My Life with God

We Get Freedom

We hear about freedom a lot. In the U.S. Because of the extent of the freedoms we have, the theme of freedom is constantly flowing around us. But lately, it’s being thrown about more. People are declaring many freedoms are being infringed upon. And I get it. We should always be vigilant as to what’s happening around us, considering not only the ways changes impact today but also our tomorrows.

But I think we’ve become so accustomed to freedom that we’re desensitized to it at times. We skew the definition and our expectations. We get it wrong. Because lately, freedom infringements seem to have more to do with individual comfort and preference than society well-being. And when we become more obsessed with our personal freedoms than considering the community, we will nearly always infringe on others’ freedoms. Living well alongside others is always woven with give and take. If you consider each of us as threads, the only way we securely weave together is sometimes being up and over and other times dipping under the other threads. Go ahead and try to climb on the top all the time, and you’ll find yourself more unattached than you predicted.

What kinds of freedom are we pursuing? Are we willing to get to the core and truly admit what’s driving our claims? Is it a freedom to pretend? A freedom to devise what we want reality to be? A freedom to focus on ourselves? Are we afraid, intimidated, or selfish? What’s truly happening?

I think our methods reveal a lot about our motivations. Spewing anger and accusations might make us feel better, but it doesn’t resolve the issues we say are so important to us. Refusing to consider facts by claiming unreliable resources and schemes of misinformation and control while we cherry-pick our own baskets of misinformation divides us.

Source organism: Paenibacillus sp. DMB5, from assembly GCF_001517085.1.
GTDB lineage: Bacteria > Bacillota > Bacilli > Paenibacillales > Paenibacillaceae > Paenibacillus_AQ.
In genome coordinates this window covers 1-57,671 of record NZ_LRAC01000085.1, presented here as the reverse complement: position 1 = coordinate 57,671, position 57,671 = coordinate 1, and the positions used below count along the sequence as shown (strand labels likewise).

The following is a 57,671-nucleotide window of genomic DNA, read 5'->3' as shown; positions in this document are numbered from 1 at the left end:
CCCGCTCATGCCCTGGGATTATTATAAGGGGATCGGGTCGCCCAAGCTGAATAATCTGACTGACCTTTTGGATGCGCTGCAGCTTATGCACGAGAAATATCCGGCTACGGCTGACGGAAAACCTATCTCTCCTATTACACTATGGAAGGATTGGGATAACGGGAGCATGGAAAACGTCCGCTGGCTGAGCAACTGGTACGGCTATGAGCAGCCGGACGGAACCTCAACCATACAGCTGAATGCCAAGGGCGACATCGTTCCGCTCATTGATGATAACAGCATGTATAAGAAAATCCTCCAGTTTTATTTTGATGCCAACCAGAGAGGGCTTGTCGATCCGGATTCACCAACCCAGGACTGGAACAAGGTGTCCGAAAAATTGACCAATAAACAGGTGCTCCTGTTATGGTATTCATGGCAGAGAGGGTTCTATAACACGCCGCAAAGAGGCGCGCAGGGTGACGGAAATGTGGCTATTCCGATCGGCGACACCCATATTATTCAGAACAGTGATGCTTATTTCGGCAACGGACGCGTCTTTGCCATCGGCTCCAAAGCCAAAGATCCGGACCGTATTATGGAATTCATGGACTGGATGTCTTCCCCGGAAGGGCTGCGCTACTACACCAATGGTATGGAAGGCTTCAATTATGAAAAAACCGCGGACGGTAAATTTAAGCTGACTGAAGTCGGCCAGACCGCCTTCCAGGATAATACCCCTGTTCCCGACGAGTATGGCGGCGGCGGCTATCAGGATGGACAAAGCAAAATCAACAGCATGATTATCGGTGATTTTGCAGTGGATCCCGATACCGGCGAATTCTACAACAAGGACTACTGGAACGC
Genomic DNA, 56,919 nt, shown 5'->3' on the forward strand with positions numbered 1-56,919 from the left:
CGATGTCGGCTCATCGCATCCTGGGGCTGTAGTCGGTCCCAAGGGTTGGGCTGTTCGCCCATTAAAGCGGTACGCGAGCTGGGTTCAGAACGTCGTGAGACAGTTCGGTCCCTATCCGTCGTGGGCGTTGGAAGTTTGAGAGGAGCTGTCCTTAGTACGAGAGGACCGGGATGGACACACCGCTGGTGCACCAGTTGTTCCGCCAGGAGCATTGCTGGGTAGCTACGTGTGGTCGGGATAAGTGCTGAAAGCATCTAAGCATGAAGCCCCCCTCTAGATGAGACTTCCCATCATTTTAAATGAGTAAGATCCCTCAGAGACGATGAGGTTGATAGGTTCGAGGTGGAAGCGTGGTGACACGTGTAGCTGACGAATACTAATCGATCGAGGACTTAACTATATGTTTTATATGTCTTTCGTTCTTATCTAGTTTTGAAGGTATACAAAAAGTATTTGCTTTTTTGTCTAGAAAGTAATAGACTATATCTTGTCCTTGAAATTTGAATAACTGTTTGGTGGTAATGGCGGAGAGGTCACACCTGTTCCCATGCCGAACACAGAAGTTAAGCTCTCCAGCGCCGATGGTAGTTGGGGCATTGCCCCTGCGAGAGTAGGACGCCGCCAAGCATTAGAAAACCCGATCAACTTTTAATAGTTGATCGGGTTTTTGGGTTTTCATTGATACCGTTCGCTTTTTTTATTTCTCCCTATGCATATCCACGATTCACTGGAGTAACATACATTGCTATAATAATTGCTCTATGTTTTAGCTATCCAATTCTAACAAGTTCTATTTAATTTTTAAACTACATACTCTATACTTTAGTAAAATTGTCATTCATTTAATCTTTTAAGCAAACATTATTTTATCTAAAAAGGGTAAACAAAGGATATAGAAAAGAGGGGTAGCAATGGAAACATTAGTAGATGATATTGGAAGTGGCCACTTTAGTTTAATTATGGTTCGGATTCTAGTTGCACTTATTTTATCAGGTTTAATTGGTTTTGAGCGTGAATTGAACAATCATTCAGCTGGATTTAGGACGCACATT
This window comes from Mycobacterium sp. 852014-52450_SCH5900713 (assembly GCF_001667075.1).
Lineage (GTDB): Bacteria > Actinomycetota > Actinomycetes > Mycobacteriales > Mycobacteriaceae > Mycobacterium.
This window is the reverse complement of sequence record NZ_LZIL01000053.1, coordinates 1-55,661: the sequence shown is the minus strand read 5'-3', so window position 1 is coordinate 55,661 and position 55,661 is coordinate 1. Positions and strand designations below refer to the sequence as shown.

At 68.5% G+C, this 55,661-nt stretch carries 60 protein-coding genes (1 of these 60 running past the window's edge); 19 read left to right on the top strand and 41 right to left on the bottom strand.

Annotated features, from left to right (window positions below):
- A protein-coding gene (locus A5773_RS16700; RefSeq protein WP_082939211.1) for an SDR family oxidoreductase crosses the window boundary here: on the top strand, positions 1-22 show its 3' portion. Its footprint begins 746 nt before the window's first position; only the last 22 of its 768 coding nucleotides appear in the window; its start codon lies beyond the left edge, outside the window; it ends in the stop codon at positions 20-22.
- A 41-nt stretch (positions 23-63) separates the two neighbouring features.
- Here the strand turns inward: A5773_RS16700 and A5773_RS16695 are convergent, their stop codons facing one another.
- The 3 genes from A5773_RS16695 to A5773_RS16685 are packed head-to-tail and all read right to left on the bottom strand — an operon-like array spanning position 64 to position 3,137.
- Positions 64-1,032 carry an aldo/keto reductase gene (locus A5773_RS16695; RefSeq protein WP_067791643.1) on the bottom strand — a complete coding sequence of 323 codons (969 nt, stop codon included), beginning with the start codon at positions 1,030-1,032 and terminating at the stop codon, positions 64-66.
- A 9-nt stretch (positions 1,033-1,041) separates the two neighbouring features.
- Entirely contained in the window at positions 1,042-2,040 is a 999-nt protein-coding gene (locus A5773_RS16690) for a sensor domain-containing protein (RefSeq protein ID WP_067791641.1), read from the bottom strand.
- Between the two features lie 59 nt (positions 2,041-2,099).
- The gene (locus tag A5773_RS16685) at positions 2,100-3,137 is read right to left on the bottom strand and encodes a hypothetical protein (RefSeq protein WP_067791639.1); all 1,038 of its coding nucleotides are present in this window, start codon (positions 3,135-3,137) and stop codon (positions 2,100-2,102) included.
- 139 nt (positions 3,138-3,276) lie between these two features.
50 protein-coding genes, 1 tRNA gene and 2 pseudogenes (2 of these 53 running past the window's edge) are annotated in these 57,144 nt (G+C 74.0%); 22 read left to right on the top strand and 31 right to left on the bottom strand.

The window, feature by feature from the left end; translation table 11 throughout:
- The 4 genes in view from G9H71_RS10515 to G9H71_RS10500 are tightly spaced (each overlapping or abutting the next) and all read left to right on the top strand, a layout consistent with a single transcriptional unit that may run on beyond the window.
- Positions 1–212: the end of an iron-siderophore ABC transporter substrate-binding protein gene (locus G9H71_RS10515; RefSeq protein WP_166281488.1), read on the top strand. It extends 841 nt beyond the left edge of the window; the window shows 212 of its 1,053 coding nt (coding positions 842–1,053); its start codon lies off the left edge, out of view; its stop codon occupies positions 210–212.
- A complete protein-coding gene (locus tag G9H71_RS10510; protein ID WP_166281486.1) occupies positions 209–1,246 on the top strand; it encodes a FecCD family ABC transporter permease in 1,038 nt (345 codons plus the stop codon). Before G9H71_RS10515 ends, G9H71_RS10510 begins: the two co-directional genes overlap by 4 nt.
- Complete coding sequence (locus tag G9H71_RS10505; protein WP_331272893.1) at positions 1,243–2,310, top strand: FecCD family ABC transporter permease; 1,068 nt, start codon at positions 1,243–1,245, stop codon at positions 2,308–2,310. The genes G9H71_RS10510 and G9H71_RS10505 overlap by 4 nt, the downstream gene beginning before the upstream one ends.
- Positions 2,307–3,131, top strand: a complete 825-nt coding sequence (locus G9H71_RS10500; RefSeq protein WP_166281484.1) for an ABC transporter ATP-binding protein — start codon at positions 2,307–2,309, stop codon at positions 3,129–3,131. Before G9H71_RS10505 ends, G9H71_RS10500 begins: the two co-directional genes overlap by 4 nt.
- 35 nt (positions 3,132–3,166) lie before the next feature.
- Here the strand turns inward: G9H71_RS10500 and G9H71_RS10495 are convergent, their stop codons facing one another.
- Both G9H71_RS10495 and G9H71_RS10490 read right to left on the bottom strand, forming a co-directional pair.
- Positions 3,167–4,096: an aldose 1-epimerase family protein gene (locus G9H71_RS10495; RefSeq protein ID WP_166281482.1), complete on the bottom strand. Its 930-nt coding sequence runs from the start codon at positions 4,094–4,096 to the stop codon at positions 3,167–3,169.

And dividing ourselves from others isn’t particularly being “set apart” as many want to claim. As Christians, we are to be set apart, so it’s a claim we want to make to justify ourselves. But being set apart isn’t intended to invite us to go where we want to go and do what we want to do. Being set apart isn’t something we do for ourselves at all. God takes care of the setting apart. Our responsibility is to be willing. Following Jesus isn’t passive. Our faith is engaging. It is humbling. It is a continual posture of seeking, responding, correcting, and growing. We can’t do that when we replace God’s idea of freedom with what we feel we have been promised by our country. We can’t do that when we replace God’s promise of freedom with our demands. And we certainly should not infuse his name into the freedoms we most want, claiming it’s what he would want, too. Only he gets to say that. Cherry-picking verses doesn’t change his truth and his priorities of how we honor him with our lives, including how we impact others.

God cares about how we treat others. He cares about the compassion and kindness we show others. He cares about our sacrifices that help others. Freedom can only be pursued and expressed when we are humble enough to follow God well.

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